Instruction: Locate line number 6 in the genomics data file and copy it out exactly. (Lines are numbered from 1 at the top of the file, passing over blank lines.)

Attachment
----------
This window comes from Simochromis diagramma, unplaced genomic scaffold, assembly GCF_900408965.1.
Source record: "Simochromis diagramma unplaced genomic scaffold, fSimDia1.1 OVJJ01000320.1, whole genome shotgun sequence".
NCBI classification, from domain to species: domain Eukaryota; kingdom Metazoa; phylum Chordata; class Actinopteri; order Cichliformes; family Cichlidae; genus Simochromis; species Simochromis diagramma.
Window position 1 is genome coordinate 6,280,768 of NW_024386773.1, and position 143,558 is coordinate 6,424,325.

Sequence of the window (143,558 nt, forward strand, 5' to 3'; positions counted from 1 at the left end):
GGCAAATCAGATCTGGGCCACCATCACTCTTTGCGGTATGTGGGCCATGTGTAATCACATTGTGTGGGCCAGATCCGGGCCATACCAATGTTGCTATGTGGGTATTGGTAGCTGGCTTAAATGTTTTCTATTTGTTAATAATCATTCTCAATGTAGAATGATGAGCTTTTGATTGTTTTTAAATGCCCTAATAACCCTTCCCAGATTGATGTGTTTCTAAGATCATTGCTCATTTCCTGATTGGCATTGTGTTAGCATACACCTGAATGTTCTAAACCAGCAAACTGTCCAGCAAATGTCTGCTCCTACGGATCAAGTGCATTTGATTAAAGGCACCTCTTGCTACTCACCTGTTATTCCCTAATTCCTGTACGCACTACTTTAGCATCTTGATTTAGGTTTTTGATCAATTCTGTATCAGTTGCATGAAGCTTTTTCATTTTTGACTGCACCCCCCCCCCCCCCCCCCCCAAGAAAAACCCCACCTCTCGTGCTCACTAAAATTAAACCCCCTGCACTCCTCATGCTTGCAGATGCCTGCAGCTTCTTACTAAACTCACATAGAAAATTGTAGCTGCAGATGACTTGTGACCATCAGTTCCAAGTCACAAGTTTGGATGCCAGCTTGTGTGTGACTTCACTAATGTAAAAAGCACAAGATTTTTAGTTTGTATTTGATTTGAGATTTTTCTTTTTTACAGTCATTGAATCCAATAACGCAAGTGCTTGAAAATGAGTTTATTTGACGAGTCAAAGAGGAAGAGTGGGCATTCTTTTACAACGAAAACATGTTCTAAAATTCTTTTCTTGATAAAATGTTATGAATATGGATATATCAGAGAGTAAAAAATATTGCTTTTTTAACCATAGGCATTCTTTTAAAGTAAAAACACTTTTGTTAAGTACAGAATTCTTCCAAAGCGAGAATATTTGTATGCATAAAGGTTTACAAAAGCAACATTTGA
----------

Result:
GGCAAATCAGATCTGGGCCACCATCACTCTTTGCGGTATGTGGGCCATGTGTAATCACATTGTGTGGGCCAGATCCGGGCCATACCAATGTTGCTATGTGGGTATTGGTAGCTGGCTTAAATGTTTTCTATTTGTTAATAATCATTCTCAATGTAGAATGATGAGCTTTTGATTGTTTTTAAATGCCCTAATAACCCTTCCCAGATTGATGTGTTTCTAAGATCATTGCTCATTTCCTGATTGGCATTGTGTTAGCATACACCTGAATGTTCTAAACCAGCAAACTGTCCAGCAAATGTCTGCTCCTACGGATCAAGTGCATTTGATTAAAGGCACCTCTTGCTACTCACCTGTTATTCCCTAATTCCTGTACGCACTACTTTAGCATCTTGATTTAGGTTTTTGATCAATTCTGTATCAGTTGCATGAAGCTTTTTCATTTTTGACTGCACCCCCCCCCCCCCCCCCCCCAAGAAAAACCCCACCTCTCGTGCTCACTAAAATTAAACCCCCTGCACTCCTCATGCTTGCAGATGCCTGCAGCTTCTTACTAAACTCACATAGAAAATTGTAGCTGCAGATGACTTGTGACCATCAGTTCCAAGTCACAAGTTTGGATGCCAGCTTGTGTGTGACTTCACTAATGTAAAAAGCACAAGATTTTTAGTTTGTATTTGATTTGAGATTTTTCTTTTTTACAGTCATTGAATCCAATAACGCAAGTGCTTGAAAATGAGTTTATTTGACGAGTCAAAGAGGAAGAGTGGGCATTCTTTTACAACGAAAACATGTTCTAAAATTCTTTTCTTGATAAAATGTTATGAATATGGATATATCAGAGAGTAAAAAATATTGCTTTTTTAACCATAGGCATTCTTTTAAAGTAAAAACACTTTTGTTAAGTACAGAATTCTTCCAAAGCGAGAATATTTGTATGCATAAAGGTTTACAAAAGCAACATTTGA